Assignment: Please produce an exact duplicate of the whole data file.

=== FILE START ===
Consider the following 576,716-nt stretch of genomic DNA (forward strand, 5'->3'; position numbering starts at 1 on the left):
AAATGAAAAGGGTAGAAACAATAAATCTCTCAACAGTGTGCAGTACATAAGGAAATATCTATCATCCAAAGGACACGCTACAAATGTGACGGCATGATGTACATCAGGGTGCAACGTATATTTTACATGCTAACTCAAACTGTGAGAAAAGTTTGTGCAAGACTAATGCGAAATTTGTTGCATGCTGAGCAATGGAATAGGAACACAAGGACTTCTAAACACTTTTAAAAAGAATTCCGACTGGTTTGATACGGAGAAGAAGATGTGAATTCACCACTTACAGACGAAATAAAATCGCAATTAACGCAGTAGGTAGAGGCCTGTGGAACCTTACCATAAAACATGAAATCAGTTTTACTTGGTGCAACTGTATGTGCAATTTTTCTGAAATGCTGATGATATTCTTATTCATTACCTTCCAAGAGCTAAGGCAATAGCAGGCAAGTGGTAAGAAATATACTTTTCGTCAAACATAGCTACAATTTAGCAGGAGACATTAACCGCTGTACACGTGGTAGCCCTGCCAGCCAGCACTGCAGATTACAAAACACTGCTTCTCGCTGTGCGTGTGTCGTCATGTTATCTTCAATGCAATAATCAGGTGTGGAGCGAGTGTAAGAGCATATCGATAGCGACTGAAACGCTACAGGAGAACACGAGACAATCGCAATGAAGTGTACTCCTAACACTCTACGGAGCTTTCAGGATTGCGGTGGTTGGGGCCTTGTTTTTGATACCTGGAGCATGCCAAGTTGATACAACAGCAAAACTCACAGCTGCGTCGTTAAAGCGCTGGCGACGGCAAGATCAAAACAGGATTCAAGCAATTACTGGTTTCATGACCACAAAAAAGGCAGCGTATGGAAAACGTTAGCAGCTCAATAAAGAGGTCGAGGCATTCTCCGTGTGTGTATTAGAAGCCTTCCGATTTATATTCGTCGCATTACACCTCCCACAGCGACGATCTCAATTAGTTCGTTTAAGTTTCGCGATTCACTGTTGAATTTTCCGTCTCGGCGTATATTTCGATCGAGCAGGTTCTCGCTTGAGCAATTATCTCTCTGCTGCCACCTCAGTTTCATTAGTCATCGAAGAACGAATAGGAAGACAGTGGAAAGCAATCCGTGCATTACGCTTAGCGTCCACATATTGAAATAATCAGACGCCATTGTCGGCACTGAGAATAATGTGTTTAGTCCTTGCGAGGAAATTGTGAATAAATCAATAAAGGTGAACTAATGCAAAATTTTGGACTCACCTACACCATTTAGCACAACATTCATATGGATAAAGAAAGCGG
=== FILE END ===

Consider the following 576,716-nt stretch of genomic DNA (forward strand, 5'->3'; position numbering starts at 1 on the left):
AAATGAAAAGGGTAGAAACAATAAATCTCTCAACAGTGTGCAGTACATAAGGAAATATCTATCATCCAAAGGACACGCTACAAATGTGACGGCATGATGTACATCAGGGTGCAACGTATATTTTACATGCTAACTCAAACTGTGAGAAAAGTTTGTGCAAGACTAATGCGAAATTTGTTGCATGCTGAGCAATGGAATAGGAACACAAGGACTTCTAAACACTTTTAAAAAGAATTCCGACTGGTTTGATACGGAGAAGAAGATGTGAATTCACCACTTACAGACGAAATAAAATCGCAATTAACGCAGTAGGTAGAGGCCTGTGGAACCTTACCATAAAACATGAAATCAGTTTTACTTGGTGCAACTGTATGTGCAATTTTTCTGAAATGCTGATGATATTCTTATTCATTACCTTCCAAGAGCTAAGGCAATAGCAGGCAAGTGGTAAGAAATATACTTTTCGTCAAACATAGCTACAATTTAGCAGGAGACATTAACCGCTGTACACGTGGTAGCCCTGCCAGCCAGCACTGCAGATTACAAAACACTGCTTCTCGCTGTGCGTGTGTCGTCATGTTATCTTCAATGCAATAATCAGGTGTGGAGCGAGTGTAAGAGCATATCGATAGCGACTGAAACGCTACAGGAGAACACGAGACAATCGCAATGAAGTGTACTCCTAACACTCTACGGAGCTTTCAGGATTGCGGTGGTTGGGGCCTTGTTTTTGATACCTGGAGCATGCCAAGTTGATACAACAGCAAAACTCACAGCTGCGTCGTTAAAGCGCTGGCGACGGCAAGATCAAAACAGGATTCAAGCAATTACTGGTTTCATGACCACAAAAAAGGCAGCGTATGGAAAACGTTAGCAGCTCAATAAAGAGGTCGAGGCATTCTCCGTGTGTGTATTAGAAGCCTTCCGATTTATATTCGTCGCATTACACCTCCCACAGCGACGATCTCAATTAGTTCGTTTAAGTTTCGCGATTCACTGTTGAATTTTCCGTCTCGGCGTATATTTCGATCGAGCAGGTTCTCGCTTGAGCAATTATCTCTCTGCTGCCACCTCAGTTTCATTAGTCATCGAAGAACGAATAGGAAGACAGTGGAAAGCAATCCGTGCATTACGCTTAGCGTCCACATATTGAAATAATCAGACGCCATTGTCGGCACTGAGAATAATGTGTTTAGTCCTTGCGAGGAAATTGTGAATAAATCAATAAAGGTGAACTAATGCAAAATTTTGGACTCACCTACACCATTTAGCACAACATTCATATGGATAAAGAAAGCGG